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05/01/2008 1:44 PM ET
People with ALS have their 'Fields of Dreams'
Minor League Baseball has helped increase public awareness
Bill Blake and his wife, Cindy, kick off the Peoria, Ill., Walk to Defeat ALS at O'Brien Field, home to the Peoria Chiefs baseball team.

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For the more than 30,000 people living in this country with ALS, Minor League Baseball is an organization that does much more than field teams that try to win games and develop players who advance to the "Show."

The ALS Association has been a member of Minor League Baseball's Charity Partners program (CPP) since 2003. Since then, the partnership has given people with ALS (amyotrophic lateral sclerosis), a progressive, neurodegenerative muscular disease, something there can never be enough of: hope.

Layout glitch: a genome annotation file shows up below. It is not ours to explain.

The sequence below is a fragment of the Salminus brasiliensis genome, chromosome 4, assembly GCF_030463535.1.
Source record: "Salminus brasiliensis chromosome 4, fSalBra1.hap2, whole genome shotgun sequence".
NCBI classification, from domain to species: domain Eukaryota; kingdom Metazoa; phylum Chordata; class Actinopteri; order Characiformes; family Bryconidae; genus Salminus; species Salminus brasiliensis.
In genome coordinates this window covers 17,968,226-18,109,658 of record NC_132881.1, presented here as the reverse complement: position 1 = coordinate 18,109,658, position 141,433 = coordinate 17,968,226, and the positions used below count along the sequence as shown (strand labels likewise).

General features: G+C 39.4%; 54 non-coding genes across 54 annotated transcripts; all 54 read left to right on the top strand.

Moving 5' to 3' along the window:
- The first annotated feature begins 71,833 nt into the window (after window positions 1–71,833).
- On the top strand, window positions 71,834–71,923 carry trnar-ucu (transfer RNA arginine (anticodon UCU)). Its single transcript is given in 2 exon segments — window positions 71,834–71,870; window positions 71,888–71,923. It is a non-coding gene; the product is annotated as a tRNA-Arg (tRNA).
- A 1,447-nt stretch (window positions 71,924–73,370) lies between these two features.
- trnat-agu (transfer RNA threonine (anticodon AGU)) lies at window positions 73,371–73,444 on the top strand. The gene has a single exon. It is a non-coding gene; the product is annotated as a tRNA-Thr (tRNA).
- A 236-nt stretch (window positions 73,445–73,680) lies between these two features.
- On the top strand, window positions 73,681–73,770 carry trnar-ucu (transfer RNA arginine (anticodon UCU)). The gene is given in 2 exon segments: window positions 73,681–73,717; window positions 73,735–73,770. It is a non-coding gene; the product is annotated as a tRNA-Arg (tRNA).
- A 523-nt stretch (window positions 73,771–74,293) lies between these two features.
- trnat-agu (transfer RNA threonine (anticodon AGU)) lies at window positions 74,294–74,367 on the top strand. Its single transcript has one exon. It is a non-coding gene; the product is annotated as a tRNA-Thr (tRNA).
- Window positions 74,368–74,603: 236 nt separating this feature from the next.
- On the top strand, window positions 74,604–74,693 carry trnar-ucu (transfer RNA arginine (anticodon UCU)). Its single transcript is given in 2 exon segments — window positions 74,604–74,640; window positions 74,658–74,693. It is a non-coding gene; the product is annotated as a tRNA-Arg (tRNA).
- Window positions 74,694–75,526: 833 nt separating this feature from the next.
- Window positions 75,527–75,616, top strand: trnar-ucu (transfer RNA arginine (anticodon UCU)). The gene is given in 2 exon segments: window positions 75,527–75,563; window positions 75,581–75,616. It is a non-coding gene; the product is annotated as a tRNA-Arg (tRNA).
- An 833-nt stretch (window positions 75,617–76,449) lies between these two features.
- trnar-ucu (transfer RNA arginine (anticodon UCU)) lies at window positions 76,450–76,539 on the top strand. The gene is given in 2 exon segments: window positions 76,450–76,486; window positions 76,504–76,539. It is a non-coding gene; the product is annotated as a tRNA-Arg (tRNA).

Minor League Baseball has rallied behind this cause, increased the public's awareness of ALS, and has been the source of additional funding for services and programs and research into possible therapies and a cure. On average, a person with ALS survives from two to five years from the time of diagnosis.

Gary A. Leo, the president and CEO of The Association, and an ardent baseball fan, said that the importance of the relationship with Minor League Baseball cannot be underscored enough.

"Our relationship with Minor League Baseball has given a big boost to hopes and inspirations of The ALS Association and to those we help everyday throughout the country," Leo said.